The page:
Comments from Expert Advisory Group

  1. Syphilis is caused by the spirochete Treponema pallidum (T. pallidum).
  2. Acquired syphilis is commonly transmitted through sexual contact, but can also be transmitted by direct vascular inoculation (people who inject drugs or rarely through transfusions) or direct cutaneous contact with infectious lesions. Vertical transmission can occur in utero or in the peripartum period leading to congenital syphilis.
  3. Acquired syphilis can be divided into two phases: early and late.
  4. Early syphilis is more infectious than late syphilis and is further divided into primary syphilis (chancre); secondary syphilis (systemic phase commonly presenting with a rash) and early latent (asymptomatic within 2 years of acquisition).
  5. Late syphilis can present as late latent infection (asymptomatic greater than 2 years since acquisition); gummatous syphilis; cardiovascular syphilis or neurosyphilis. Symptomatic late syphilis can present 20 to 30 years after acquisition.
  6. In Ireland since the 2000’s the majority of early infectious cases of syphilis have been in gay, bisexual and other men who have sex with men (gbMSM). There have been concerns more recently regarding an increase in cases of syphilis among the heterosexual population. Syphilis testing is indicated in all sexually active gbMSM presenting with an anogenital ulcer or generalised rash and should be offered to all gbMSM requesting STI testing or considered to be at risk of STIs.
  7. Congenital syphilis is uncommon in Ireland and preventable with antenatal screening and appropriate maternal and neonatal management. It is important to note that other countries have observed increases in congenital syphilis cases, highlighting the importance of offering syphilis testing to all people booking for antenatal care. People with positive syphilis serology in pregnancy should be referred promptly to a dedicated GUM clinic for assessment and management to reduce the risk of congenital infection.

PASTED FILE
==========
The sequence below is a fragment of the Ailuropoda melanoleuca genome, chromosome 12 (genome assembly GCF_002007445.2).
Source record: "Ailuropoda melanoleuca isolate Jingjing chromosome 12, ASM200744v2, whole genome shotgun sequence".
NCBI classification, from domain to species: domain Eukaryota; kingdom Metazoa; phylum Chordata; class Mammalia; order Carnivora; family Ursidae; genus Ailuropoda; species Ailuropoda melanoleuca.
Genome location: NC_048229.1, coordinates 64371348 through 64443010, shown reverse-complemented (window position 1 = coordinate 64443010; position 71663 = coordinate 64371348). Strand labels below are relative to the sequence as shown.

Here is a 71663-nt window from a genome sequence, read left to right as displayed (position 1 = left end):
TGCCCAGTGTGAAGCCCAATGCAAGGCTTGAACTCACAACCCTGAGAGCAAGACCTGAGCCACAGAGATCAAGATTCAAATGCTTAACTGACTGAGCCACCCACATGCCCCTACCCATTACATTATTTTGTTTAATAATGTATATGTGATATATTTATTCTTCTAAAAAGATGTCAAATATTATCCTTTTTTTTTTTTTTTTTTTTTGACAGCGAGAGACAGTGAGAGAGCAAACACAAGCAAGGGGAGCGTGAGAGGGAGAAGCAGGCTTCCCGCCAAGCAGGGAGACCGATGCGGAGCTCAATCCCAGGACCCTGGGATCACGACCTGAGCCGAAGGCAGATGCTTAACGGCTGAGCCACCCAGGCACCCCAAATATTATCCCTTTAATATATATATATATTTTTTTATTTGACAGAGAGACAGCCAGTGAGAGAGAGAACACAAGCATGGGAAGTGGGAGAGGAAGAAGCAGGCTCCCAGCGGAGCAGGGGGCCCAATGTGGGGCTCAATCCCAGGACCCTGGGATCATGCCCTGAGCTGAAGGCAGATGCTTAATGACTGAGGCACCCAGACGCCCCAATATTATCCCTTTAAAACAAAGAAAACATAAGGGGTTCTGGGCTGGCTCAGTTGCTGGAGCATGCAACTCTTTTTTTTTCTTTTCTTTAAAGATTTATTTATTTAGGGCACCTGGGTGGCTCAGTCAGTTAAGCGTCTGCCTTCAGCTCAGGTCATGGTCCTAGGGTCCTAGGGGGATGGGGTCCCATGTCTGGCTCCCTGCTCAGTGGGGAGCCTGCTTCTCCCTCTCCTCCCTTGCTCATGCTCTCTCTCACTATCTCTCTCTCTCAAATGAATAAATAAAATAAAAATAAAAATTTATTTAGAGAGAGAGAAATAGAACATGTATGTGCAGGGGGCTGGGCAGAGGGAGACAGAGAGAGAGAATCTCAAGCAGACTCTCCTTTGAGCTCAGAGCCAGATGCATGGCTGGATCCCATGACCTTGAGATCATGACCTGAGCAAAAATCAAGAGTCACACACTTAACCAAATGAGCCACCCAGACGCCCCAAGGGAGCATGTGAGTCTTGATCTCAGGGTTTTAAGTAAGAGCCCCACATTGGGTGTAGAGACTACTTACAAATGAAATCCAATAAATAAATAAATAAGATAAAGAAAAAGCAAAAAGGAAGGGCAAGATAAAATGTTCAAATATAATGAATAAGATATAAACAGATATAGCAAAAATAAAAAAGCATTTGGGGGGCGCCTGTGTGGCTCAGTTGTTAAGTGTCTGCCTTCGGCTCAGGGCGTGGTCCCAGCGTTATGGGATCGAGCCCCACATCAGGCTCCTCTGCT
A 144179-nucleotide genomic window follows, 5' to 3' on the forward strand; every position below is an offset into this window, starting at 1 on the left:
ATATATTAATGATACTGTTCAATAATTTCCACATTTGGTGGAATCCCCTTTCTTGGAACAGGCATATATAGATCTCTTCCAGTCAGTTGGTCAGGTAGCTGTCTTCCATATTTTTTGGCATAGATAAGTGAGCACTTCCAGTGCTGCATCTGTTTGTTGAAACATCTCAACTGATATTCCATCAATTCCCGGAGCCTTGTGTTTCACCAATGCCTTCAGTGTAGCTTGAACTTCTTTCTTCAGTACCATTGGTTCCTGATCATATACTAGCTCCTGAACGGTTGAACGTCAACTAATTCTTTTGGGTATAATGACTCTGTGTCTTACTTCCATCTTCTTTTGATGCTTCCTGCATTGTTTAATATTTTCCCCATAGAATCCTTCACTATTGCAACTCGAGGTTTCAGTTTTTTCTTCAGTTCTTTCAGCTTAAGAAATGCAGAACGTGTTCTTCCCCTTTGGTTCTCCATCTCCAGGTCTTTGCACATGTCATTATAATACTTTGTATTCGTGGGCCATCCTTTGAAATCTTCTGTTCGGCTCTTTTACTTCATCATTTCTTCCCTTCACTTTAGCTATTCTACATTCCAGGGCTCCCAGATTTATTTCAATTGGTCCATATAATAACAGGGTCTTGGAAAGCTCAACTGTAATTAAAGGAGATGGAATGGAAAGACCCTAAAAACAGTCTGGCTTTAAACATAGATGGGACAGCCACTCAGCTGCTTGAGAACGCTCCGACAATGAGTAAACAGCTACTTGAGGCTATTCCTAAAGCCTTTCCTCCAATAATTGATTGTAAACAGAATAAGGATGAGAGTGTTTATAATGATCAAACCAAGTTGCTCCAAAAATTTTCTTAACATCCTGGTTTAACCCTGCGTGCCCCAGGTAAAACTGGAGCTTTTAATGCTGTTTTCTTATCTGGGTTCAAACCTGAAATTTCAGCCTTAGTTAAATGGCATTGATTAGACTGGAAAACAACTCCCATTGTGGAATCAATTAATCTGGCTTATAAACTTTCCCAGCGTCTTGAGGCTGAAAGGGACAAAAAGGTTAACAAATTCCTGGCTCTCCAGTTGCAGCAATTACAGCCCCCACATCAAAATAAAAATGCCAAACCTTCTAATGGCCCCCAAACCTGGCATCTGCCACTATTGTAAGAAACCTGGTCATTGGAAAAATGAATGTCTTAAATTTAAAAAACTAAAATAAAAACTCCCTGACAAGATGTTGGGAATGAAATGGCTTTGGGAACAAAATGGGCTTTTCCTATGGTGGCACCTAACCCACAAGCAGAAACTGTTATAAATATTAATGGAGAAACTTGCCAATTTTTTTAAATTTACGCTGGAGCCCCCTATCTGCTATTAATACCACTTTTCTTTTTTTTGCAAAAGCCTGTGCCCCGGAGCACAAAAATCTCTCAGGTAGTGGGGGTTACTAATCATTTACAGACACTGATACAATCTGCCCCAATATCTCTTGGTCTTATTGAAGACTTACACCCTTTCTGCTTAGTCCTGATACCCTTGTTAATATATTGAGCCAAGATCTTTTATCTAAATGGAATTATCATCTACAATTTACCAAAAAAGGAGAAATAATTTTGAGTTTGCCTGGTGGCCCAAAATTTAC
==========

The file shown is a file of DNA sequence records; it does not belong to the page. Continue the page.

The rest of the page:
8. The screening test for syphilis is T. pallidum EIA (enzyme immunoassay) which checks for antibodies to T. pallidum. In individuals with syphilis, this test remains positive regardless of treatment or risk of reinfection. All patients with positive syphilis serology should be discussed with a specialist in Genitourinary Medicine or Infectious Diseases.
  9. Parenteral penicillin is first line treatment. The type and duration of treatment is determined by the clinical presentation and stage of syphilis at presentation. Patients with newly diagnosed syphilis should be referred to a GUM clinic for further management and treatment.
  10. Individuals diagnosed with syphilis should be offered testing for other STIs including HIV, hepatitis B, chlamydia and gonorrhoea.
  11. Hepatitis C (HCV) testing should be considered part of routine sexual health screening in the following circumstances: gbMSM; People living with HIV; Commercial sex workers; People who inject drugs (PWID); Partners of the above should also be considered for HCV testing.
  12. Partner notification is an important part of the management of early syphilis and is best done within a specialist sexual health clinic. Patients with newly diagnosed syphilis should be referred to a GUM clinic for management and treatment.
  13. Syphilis is a notifiable disease. Notification process is usually initiated by the testing laboratory.

Treatment options

  • Parenteral penicillin – the dose, duration and route (IV versus IM) is determined by the stage of infection and clinical circumstances.
  • Oral doxycycline – the dose and duration is determined by the clinical circumstances.
  • Decisions around treatment should be made by a clinician with expertise and experience in managing syphilis.

Patient information

Safe Prescribing

Visit the safe prescribing page

  • Visit the Health Products Regulatory Authority (HPRA) website for detailed drug information (summary of product characteristics and patient information leaflets). Dosing details, contraindications and drug interactions can also be found in the Irish Medicines Formulary (IMF) or other reference sources such as British National Formulary (BNF) / BNF for children (BNFC).

Reviewed April 2024

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